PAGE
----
I was glad to see the James Irvine Foundation publication Getting in on the Act as they made a very good case for the value of the policies at SDVAN. They reported that building support for the arts in the future depends on encouraging more participation from our audiences.
The study identifies three main types of involvement; curatorial where the public makes decision about the content or direction of the project; public co-producing with the collaboration of professional artists; and finally when the public is asked to create their own works of art.
We have found that SD audiences want to meet the artists and love to sit down for a meal with them and even share in the process of making the work. We know that art gives people a way to identify their community, take pride in it and thus protect and improve it.
SDVAN continues in its efforts to gain more and more participation from our community. During the Art Meets Fashion 2011 public launch in April of this year, we invited the public to strut their stuff on our catwalk with fashions made by them or their friends. This popular part of the program helped to build the number who attended this event to 1000 and it was one of the most well attended events of the NTC Liberty Station complex.
is a project where we will be going into retirement communities and basing hat constructions on the life of some of the residents. We hope to hold a hat making workshop for them as well. We will strive to introduce participatory components into the DNA of Creativity project in the next two years.
However, having spent 6 weeks looking at art in London with very little personal participation, I can testify that this was an immensely satisfying experience. Not all art needs to be displayed with a participation element although a little education is never amiss for those who might want it. The new show at the SDMA, Mexican Modern Painting from The Andrés Blaisten Collection (through Feb 19, 2012), is wonderful to see just for the varied styles and high quality of the work on display. There are two educational rooms within the show space. One has a time line with four ways to listen and interact with the information presented. The other has specially commissioned drawing benches with a chance to create right there.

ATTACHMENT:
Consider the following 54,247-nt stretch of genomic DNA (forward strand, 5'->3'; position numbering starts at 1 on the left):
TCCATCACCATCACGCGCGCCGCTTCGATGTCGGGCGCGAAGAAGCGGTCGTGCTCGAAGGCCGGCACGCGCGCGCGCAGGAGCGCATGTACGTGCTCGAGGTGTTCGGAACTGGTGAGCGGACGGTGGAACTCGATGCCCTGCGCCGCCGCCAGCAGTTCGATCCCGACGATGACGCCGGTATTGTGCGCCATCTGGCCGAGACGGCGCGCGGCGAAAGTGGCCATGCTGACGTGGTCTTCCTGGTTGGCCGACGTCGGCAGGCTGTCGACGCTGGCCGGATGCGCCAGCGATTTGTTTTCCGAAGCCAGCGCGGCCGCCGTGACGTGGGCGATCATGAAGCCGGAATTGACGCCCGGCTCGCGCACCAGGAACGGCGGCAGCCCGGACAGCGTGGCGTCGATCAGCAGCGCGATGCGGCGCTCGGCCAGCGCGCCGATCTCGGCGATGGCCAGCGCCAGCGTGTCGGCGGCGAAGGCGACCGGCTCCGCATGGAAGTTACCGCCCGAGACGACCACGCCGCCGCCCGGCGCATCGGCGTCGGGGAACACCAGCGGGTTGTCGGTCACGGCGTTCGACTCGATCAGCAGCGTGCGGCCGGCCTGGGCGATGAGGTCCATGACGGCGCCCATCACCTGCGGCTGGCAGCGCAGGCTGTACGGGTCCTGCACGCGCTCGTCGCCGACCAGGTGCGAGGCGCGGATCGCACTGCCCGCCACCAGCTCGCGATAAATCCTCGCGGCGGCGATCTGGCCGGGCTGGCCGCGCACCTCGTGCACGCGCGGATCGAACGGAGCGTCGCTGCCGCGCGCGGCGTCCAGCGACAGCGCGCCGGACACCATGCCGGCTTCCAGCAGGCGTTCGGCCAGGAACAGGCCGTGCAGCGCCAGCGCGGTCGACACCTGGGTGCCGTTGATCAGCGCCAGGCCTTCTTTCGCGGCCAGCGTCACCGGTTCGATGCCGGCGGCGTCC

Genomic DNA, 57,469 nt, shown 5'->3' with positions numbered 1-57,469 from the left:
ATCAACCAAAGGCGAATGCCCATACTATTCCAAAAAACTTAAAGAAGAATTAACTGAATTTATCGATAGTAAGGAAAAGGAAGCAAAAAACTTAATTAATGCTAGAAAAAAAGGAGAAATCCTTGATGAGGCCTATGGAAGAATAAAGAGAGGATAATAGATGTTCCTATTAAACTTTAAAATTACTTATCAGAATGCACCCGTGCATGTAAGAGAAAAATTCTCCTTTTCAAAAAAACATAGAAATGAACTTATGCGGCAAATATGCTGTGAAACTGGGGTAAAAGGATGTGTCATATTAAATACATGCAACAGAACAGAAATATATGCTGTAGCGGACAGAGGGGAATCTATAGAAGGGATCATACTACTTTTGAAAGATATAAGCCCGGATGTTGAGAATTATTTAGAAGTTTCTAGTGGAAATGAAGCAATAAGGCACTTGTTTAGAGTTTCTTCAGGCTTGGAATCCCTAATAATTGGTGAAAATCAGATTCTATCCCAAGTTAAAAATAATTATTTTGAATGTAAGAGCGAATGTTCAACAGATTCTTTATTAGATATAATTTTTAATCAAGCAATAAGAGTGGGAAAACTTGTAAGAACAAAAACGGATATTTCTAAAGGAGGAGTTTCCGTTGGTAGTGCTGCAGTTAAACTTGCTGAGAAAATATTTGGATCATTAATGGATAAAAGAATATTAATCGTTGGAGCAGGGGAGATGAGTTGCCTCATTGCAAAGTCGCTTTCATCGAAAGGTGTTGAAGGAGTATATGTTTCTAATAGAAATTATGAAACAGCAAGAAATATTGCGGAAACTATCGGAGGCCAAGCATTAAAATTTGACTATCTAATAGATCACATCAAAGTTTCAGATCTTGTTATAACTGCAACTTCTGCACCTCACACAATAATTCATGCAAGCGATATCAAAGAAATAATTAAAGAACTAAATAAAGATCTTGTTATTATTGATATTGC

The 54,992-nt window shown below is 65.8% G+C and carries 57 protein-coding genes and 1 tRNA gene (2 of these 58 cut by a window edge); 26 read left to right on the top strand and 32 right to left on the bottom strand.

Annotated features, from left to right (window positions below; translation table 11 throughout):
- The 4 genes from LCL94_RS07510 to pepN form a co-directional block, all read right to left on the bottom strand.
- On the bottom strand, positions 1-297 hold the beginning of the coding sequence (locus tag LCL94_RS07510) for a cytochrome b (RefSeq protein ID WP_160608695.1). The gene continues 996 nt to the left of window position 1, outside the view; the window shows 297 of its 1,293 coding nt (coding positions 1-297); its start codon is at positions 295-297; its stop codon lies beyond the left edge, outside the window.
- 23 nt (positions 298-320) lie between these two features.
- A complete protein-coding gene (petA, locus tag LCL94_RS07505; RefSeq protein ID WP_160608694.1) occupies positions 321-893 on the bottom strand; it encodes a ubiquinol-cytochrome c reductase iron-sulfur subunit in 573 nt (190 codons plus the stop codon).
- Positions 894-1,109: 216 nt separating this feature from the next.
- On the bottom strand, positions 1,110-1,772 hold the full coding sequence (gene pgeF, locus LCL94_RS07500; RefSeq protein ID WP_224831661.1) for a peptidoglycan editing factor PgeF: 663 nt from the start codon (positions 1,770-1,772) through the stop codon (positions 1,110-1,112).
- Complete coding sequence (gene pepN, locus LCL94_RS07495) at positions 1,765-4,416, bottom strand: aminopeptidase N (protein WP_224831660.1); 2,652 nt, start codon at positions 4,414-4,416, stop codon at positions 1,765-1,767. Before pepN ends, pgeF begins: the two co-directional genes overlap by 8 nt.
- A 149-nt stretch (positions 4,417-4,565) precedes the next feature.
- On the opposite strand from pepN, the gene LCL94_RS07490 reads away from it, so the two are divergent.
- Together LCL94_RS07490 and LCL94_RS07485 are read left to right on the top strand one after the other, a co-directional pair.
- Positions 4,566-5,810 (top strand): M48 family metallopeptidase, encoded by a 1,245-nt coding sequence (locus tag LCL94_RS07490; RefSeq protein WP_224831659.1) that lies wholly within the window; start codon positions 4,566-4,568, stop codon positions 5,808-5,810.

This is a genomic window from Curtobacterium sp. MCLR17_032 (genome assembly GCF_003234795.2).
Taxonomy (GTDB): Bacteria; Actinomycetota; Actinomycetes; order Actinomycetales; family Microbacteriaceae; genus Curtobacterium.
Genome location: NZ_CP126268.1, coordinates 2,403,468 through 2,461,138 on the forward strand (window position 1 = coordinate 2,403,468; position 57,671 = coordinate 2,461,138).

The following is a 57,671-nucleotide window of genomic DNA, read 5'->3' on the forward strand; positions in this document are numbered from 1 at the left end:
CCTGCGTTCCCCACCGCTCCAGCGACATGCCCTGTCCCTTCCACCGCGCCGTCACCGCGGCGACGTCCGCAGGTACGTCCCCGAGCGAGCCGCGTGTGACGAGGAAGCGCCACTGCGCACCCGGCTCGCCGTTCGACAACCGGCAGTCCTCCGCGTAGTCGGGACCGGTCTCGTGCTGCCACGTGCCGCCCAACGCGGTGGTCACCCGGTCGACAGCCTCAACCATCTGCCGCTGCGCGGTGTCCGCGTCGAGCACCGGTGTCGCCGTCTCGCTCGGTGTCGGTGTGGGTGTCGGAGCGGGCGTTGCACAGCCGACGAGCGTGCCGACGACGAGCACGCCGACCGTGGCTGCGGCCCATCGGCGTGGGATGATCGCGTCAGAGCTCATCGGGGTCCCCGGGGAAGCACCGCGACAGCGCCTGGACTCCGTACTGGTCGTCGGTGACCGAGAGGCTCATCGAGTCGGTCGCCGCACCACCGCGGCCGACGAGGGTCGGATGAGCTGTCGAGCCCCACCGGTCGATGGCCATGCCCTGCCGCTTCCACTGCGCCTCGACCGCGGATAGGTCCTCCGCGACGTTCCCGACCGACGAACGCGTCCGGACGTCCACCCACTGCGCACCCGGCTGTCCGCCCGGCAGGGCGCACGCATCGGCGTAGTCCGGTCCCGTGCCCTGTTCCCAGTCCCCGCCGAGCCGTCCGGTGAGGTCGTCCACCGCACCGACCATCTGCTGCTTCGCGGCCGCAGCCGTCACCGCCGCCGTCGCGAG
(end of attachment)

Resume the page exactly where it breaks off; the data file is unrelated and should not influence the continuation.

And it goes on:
For SDVAN, not having our own brick and mortar venue has become one of our strongest strategies. We do not consider this a disadvantage or even something to strive for in our future plans. As we work alternatively online, in loaned spaces and even work to get into people homes, we see this as a cost effective and innovative way to go forward.
Today’s artists are collaborating, remixing and repurposing not just with their materials but with their cultural views. At SDVAN we encourage that and try hard to do it internally within the organization. We are a 100% volunteer organization with no salaries or building cost to cover. All our donations go into the funding of projects for the community. This is an alternative way of running a non-profit and one which has grown out of the needs of those we serve.
I was astounded when I first came to SD to see the hundreds of art association that exist here. Although they have not perhaps been very proactive in creating an art market, they have certainly been responsible for supporting the many cultural resources of our neighborhoods. The SD region has this incredibly rich pool of amateur and part time artists and their impact is underestimated, I believe. It is heartening to learn that a total of 33% of all adults create and attend art events. Add to that 17% who attend and 12% who make art but don’t attend and you get a whooping 62% of American engaged in creative processes.
Here are a few examples of visual arts project mentioned in the study that I thought you might enjoy:
- The Art Gallery of Ontario’s In Your Face was an open-submission art exhibit featuring 17,000 portraits collected from the public
- The Davis Art Center’s Junk2Genius program celebrates the community’s commitment to reduce, reuse and recycle. This annual competition features 15 teams of community members competing in a timed sculpt-off using recycled materials